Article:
Just over $400 million inhas now been burned by a network upgrade that destroys transaction fees instead of handing them to miners. About 200 ETH ($643,000) is being burned per hour.
The milestone was passed at about 10am UTC on Sunday, when 124,865 ETH had been taken out of circulation by the ETH.
The update that burns the ETH, EIP-1559, came into force on August 5. It sought to stabilize ETH’s volatile transaction fees and hasten the switch to, the next generation of the ETH blockchain.
The fieriest day for ETH burning since EIP-1559 came into force was on August 27, when the network took 11,176 ETH out of circulation ($35.8 million). The traffic-heavy day coincided with high transaction fees, with average fees spiking to $38.3.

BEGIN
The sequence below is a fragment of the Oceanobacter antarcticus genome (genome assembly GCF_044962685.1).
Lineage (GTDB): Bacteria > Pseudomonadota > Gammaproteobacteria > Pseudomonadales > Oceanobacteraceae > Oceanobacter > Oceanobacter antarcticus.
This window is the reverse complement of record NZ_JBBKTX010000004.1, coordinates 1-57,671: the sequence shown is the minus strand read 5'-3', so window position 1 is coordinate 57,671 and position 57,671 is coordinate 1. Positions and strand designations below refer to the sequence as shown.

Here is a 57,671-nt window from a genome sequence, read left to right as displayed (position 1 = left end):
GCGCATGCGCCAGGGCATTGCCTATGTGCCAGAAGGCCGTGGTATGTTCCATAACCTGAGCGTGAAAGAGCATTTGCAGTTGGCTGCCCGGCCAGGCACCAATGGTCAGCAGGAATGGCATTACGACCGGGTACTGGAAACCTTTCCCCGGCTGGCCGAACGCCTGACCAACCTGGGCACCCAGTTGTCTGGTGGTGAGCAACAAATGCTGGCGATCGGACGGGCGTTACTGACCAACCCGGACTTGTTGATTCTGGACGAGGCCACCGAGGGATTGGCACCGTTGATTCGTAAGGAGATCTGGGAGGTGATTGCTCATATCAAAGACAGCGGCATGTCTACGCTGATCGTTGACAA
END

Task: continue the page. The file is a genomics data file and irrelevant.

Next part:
EIP-1559 makes mining on ETH 1.0 a whole lot less profitable, since fees puff up in smoke instead of going to the miners that validate transactions. It’s still possible to pay miners to speed up transactions but only if users manually tip them.
ETH 2.0 gets rid of miners entirely, replacing them with proof-of-stake “validators.” The ETH blockchain is expected to switch to the proof-of-stake mechanism by the end of the year, or early next year.
ETH 2.0 will change the way ETH transactions are processed. Under ETH 1.0’s proof-of-work system, miners are awarded the right to validate transactions if they have the most powerful computers.
Under ETH 2.0’s proof-of-stake system, validators win the right to validate transactions if they pledge the most ETH. The ETH Foundation expects that ETH 2.0 will be 99.5% more environmentally friendly.